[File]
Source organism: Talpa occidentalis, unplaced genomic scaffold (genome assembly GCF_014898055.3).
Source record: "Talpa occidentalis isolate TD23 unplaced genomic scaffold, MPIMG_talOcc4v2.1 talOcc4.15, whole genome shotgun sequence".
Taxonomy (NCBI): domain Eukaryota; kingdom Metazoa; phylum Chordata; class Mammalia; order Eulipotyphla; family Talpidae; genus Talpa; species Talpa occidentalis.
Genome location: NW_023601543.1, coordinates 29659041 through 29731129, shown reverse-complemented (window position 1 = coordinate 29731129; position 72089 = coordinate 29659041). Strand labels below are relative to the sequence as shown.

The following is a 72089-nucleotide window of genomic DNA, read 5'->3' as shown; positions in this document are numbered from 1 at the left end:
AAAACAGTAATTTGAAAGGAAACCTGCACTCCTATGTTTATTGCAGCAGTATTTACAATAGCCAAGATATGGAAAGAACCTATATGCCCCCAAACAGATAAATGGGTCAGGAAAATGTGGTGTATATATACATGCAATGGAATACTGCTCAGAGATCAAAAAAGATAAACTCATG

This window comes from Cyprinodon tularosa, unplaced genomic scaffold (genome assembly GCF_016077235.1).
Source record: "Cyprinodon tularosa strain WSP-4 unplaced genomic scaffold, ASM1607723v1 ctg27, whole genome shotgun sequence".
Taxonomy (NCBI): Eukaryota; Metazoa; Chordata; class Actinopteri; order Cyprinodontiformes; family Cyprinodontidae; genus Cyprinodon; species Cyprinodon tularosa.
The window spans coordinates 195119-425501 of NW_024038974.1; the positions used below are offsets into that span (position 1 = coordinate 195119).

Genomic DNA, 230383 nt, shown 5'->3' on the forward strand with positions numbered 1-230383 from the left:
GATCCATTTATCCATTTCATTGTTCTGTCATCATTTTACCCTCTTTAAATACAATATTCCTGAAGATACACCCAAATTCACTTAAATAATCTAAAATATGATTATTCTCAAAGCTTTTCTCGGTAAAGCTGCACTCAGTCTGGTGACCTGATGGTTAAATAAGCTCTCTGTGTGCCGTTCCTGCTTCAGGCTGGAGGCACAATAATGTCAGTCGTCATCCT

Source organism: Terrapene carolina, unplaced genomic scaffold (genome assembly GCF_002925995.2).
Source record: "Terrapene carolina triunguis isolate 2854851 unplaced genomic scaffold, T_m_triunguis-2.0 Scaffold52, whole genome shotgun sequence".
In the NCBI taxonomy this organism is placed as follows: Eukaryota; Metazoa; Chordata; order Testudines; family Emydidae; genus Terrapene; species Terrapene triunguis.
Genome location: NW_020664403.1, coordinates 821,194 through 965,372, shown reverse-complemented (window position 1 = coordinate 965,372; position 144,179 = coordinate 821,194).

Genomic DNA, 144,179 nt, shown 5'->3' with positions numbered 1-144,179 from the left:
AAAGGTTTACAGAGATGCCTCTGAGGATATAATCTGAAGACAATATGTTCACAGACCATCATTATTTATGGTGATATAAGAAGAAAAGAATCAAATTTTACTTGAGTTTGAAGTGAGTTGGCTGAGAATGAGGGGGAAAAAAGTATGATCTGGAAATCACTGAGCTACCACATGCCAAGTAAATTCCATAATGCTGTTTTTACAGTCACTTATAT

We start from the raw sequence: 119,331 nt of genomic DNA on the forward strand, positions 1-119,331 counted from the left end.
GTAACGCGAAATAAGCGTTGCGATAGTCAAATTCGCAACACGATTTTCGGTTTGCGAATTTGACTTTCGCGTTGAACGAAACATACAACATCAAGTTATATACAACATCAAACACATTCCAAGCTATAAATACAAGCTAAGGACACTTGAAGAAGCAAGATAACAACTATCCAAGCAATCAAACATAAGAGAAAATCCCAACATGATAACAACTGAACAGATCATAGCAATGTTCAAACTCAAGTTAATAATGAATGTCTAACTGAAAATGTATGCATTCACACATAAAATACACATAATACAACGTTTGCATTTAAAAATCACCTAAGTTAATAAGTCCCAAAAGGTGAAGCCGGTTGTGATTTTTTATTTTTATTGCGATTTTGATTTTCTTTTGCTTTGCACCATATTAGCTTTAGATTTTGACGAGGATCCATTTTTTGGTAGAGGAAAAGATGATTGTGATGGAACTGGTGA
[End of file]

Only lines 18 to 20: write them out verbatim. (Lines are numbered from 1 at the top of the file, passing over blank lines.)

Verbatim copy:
AAAGGTTTACAGAGATGCCTCTGAGGATATAATCTGAAGACAATATGTTCACAGACCATCATTATTTATGGTGATATAAGAAGAAAAGAATCAAATTTTACTTGAGTTTGAAGTGAGTTGGCTGAGAATGAGGGGGAAAAAAGTATGATCTGGAAATCACTGAGCTACCACATGCCAAGTAAATTCCATAATGCTGTTTTTACAGTCACTTATAT

We start from the raw sequence: 119,331 nt of genomic DNA on the forward strand, positions 1-119,331 counted from the left end.
GTAACGCGAAATAAGCGTTGCGATAGTCAAATTCGCAACACGATTTTCGGTTTGCGAATTTGACTTTCGCGTTGAACGAAACATACAACATCAAGTTATATACAACATCAAACACATTCCAAGCTATAAATACAAGCTAAGGACACTTGAAGAAGCAAGATAACAACTATCCAAGCAATCAAACATAAGAGAAAATCCCAACATGATAACAACTGAACAGATCATAGCAATGTTCAAACTCAAGTTAATAATGAATGTCTAACTGAAAATGTATGCATTCACACATAAAATACACATAATACAACGTTTGCATTTAAAAATCACCTAAGTTAATAAGTCCCAAAAGGTGAAGCCGGTTGTGATTTTTTATTTTTATTGCGATTTTGATTTTCTTTTGCTTTGCACCATATTAGCTTTAGATTTTGACGAGGATCCATTTTTTGGTAGAGGAAAAGATGATTGTGATGGAACTGGTGA